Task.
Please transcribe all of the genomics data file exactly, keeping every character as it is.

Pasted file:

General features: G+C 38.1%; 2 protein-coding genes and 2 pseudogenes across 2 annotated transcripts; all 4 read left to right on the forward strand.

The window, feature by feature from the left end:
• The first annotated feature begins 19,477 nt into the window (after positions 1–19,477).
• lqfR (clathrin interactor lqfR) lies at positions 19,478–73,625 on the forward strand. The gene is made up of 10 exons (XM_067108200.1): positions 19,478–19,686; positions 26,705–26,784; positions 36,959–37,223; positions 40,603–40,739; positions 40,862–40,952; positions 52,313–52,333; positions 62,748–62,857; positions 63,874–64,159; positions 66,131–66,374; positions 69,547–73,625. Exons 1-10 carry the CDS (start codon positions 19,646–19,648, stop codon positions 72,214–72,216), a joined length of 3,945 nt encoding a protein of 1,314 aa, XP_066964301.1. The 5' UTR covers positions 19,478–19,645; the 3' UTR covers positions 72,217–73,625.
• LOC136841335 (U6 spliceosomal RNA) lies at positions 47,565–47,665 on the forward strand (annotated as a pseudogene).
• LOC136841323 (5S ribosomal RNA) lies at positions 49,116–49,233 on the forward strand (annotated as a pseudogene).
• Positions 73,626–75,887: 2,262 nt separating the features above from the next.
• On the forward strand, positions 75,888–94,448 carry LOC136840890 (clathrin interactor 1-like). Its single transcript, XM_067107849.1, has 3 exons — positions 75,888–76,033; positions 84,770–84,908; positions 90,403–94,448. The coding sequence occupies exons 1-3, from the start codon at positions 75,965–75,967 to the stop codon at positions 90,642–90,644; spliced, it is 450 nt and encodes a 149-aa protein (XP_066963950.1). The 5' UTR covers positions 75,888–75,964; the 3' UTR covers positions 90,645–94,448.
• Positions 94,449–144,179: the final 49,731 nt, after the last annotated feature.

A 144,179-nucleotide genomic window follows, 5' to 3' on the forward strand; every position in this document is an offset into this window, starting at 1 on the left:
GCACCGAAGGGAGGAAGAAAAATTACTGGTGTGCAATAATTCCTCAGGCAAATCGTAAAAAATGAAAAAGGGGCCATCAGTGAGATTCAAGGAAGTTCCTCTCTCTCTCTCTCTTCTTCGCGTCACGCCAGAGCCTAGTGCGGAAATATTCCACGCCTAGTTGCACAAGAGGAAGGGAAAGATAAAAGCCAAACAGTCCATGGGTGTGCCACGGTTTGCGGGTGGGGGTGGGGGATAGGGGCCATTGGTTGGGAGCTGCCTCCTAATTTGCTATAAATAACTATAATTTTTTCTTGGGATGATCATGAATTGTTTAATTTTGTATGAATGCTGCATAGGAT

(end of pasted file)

General features: G+C 38.1%; 2 protein-coding genes and 2 pseudogenes across 2 annotated transcripts; all 4 read left to right on the forward strand.

The window, feature by feature from the left end:
• The first annotated feature begins 19,477 nt into the window (after positions 1–19,477).
• lqfR (clathrin interactor lqfR) lies at positions 19,478–73,625 on the forward strand. The gene is made up of 10 exons (XM_067108200.1): positions 19,478–19,686; positions 26,705–26,784; positions 36,959–37,223; positions 40,603–40,739; positions 40,862–40,952; positions 52,313–52,333; positions 62,748–62,857; positions 63,874–64,159; positions 66,131–66,374; positions 69,547–73,625. Exons 1-10 carry the CDS (start codon positions 19,646–19,648, stop codon positions 72,214–72,216), a joined length of 3,945 nt encoding a protein of 1,314 aa, XP_066964301.1. The 5' UTR covers positions 19,478–19,645; the 3' UTR covers positions 72,217–73,625.
• LOC136841335 (U6 spliceosomal RNA) lies at positions 47,565–47,665 on the forward strand (annotated as a pseudogene).
• LOC136841323 (5S ribosomal RNA) lies at positions 49,116–49,233 on the forward strand (annotated as a pseudogene).
• Positions 73,626–75,887: 2,262 nt separating the features above from the next.
• On the forward strand, positions 75,888–94,448 carry LOC136840890 (clathrin interactor 1-like). Its single transcript, XM_067107849.1, has 3 exons — positions 75,888–76,033; positions 84,770–84,908; positions 90,403–94,448. The coding sequence occupies exons 1-3, from the start codon at positions 75,965–75,967 to the stop codon at positions 90,642–90,644; spliced, it is 450 nt and encodes a 149-aa protein (XP_066963950.1). The 5' UTR covers positions 75,888–75,964; the 3' UTR covers positions 90,645–94,448.
• Positions 94,449–144,179: the final 49,731 nt, after the last annotated feature.

A 144,179-nucleotide genomic window follows, 5' to 3' on the forward strand; every position in this document is an offset into this window, starting at 1 on the left:
GCACCGAAGGGAGGAAGAAAAATTACTGGTGTGCAATAATTCCTCAGGCAAATCGTAAAAAATGAAAAAGGGGCCATCAGTGAGATTCAAGGAAGTTCCTCTCTCTCTCTCTCTTCTTCGCGTCACGCCAGAGCCTAGTGCGGAAATATTCCACGCCTAGTTGCACAAGAGGAAGGGAAAGATAAAAGCCAAACAGTCCATGGGTGTGCCACGGTTTGCGGGTGGGGGTGGGGGATAGGGGCCATTGGTTGGGAGCTGCCTCCTAATTTGCTATAAATAACTATAATTTTTTCTTGGGATGATCATGAATTGTTTAATTTTGTATGAATGCTGCATAGGAT